Testing in Elixir with Multiple Environments

About a year ago, I was learning how to properly unit test Phoenix applications using the Mox library. The strategy I adopted for my side projects involves adding “module dependencies” to any module I want to unit test, and then using Mox to configure those dependencies during the tests.

While that approach is great for preserving good unit test hygiene, such as using explicit intra-module contracts, it isn’t always the simplest. One major hurdle I’ve encountered since writing that post is figuring out how to use both unit and integration tests in a sane way. Read more on Testing in Elixir with Multiple Environments…

Folding Away Mutations in F#

I’ve been working in F# lately, and one of its smaller features has had a big impact on my programming style: Variables are immutable by default. If you want to change something, you have to declare it mutable. Sometimes, this is what I naturally reach for, and the language rubs my nose in it.

Here’s a story of one of those instances, and a new pattern I’ve picked up as a result. Read more on Folding Away Mutations in F#…

An Introduction to Property-Based Testing with JavaScript

Property-based testing is a powerful technique that’s been widely and successfully applied to functional-style codebases for a long time. As functional programming continues to get more and more popular among JavaScript developers, the value of this style of testing is becoming more obvious to a wider audience. Read more on An Introduction to Property-Based Testing with JavaScript…

A Simpler Case for Functional Programming & “Elegant” Code

A lot has been written about the benefits of functional programming, but little of it is accessible to a newcomer. Some of the benefits are easy to understand from an inexperienced perspective (e.g. “it makes concurrency easier”), but others are pretty nebulous.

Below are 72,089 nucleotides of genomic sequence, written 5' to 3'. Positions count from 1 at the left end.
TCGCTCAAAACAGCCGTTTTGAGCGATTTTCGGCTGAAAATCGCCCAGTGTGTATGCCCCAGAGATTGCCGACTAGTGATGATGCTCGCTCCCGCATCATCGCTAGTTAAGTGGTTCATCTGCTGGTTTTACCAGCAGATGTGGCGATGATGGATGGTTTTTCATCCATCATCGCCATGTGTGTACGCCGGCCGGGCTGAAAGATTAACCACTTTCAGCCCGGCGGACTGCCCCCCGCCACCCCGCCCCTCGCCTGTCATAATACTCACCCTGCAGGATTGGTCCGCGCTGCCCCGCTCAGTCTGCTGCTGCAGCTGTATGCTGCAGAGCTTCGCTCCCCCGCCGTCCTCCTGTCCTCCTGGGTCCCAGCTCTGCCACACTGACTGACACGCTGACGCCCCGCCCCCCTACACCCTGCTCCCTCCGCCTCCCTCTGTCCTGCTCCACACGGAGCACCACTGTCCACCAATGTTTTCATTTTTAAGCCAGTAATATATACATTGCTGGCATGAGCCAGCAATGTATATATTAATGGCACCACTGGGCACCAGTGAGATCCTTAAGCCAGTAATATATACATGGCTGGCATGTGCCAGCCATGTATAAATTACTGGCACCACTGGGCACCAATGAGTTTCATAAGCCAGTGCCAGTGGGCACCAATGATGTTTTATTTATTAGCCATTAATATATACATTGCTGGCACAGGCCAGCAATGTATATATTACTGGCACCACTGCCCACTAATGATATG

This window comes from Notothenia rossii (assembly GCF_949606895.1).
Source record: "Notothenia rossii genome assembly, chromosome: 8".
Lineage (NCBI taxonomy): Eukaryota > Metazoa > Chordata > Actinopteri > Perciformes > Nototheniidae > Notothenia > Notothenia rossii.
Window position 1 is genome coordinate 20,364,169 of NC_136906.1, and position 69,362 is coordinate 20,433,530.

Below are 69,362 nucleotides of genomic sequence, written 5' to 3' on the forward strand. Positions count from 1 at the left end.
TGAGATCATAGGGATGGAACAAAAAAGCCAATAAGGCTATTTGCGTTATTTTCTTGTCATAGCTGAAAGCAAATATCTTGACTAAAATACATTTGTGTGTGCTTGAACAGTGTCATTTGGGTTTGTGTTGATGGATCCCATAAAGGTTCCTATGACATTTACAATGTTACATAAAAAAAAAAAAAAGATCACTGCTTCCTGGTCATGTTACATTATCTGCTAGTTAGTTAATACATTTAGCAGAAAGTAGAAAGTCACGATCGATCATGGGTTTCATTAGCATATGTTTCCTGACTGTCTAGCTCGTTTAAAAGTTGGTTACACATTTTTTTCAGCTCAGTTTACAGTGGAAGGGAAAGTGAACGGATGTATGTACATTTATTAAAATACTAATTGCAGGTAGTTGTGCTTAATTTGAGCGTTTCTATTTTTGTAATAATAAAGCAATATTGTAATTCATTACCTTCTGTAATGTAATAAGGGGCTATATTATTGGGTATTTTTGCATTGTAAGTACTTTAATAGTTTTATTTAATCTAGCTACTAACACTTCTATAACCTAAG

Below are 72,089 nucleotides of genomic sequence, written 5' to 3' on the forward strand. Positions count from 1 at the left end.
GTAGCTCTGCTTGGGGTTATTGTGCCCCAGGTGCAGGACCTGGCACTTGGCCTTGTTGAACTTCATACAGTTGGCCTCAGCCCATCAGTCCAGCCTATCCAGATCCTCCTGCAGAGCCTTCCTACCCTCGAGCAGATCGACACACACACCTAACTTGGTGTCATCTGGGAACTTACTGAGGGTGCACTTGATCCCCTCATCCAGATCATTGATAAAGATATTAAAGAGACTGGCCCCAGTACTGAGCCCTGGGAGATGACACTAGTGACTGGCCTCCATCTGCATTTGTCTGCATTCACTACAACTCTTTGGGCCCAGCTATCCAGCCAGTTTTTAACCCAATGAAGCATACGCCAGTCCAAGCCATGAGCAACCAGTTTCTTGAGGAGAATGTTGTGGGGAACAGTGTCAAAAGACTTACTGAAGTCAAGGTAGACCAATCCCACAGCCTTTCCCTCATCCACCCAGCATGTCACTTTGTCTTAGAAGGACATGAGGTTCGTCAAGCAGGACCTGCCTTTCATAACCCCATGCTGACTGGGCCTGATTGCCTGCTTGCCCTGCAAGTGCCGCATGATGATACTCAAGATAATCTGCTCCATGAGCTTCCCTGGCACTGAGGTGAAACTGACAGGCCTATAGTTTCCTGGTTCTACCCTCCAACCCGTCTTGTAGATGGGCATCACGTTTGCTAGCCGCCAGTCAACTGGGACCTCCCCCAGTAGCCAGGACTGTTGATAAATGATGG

Chief amongst the inscrutable properties of functional programming is its “elegance.” It isn’t immediately clear what that word actually means in this context. Read more on A Simpler Case for Functional Programming & “Elegant” Code…

Using Decorators to Declaratively Extend Functions

The decorator pattern gained fame in the object-oriented world after being featured in the classic 1994 Gang of Four book, Design Patterns. Since then, it’s been used extensively in traditional object-oriented programming as an alternative to inheritance. What’s really going on behind the scenes though, is composition, which means decorators are also great for cleaning up some functional programming boilerplate.

We’re going to look at decorators in JavaScript, along with some proposed syntax sugar coming in ES2017 that will make it easier to use them. Read more on Using Decorators to Declaratively Extend Functions…

Building Better Board Games with Clojure and Gorilla REPL

A while back, my six-year-old daughter and I were on one of our regular daddy-daughter date nights when we decided to create a board game. We sat at a restaurant table with paper, crayons, and a small collection of Dungeons and Dragons trinkets. To my surprise, we built a fun little game that my daughter named Turtle Burglars.
Read more on Building Better Board Games with Clojure and Gorilla REPL…

4 Tips for Thinking Functionally

I’ve written before about why I prefer a functional programming paradigm to an object-oriented one, but it’s taken a long time to get there. I dabbled on and off for half a decade before the core ideas behind Clojure and Haskell really sank in and I could write code in my head without having to sit at a computer.

My relationship with functional programming may have been slow, but it was punctuated by several key insights. These deeply altered my approach to designing code, even code in non-functional programming languages.

Here are four habits that dramatically shifted my thinking toward functional programming.
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TDD in a REPL

REPLs (Read-Eval-Print-Loops) are often billed as a great place to experiment and learn a language or a framework. They provide a very tight feedback loop. However, it can be difficult or time-consuming to extract the knowledge gained from a REPL and include it in your source code. I’ve hit the up arrow many times in Ruby’s pry, trying to find the specific input I wanted to copy. And don’t get me started on dealing with multi-line input. Thankfully, the developers behind F# came up with a clever way of dealing with this problem. Read more on TDD in a REPL…